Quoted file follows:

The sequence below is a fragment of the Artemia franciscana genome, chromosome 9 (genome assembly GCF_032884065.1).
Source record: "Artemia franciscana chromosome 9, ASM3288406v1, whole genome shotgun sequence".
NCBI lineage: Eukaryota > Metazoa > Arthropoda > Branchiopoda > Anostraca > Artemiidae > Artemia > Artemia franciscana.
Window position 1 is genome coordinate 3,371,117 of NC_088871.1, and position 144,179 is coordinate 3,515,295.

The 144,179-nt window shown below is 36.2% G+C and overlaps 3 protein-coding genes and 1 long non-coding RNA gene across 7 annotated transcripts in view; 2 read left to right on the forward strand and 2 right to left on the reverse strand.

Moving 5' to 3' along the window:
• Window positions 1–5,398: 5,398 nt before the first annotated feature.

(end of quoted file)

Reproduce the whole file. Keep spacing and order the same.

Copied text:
The sequence below is a fragment of the Artemia franciscana genome, chromosome 9 (genome assembly GCF_032884065.1).
Source record: "Artemia franciscana chromosome 9, ASM3288406v1, whole genome shotgun sequence".
NCBI lineage: Eukaryota > Metazoa > Arthropoda > Branchiopoda > Anostraca > Artemiidae > Artemia > Artemia franciscana.
Window position 1 is genome coordinate 3,371,117 of NC_088871.1, and position 144,179 is coordinate 3,515,295.

The 144,179-nt window shown below is 36.2% G+C and overlaps 3 protein-coding genes and 1 long non-coding RNA gene across 7 annotated transcripts in view; 2 read left to right on the forward strand and 2 right to left on the reverse strand.

Moving 5' to 3' along the window:
• Window positions 1–5,398: 5,398 nt before the first annotated feature.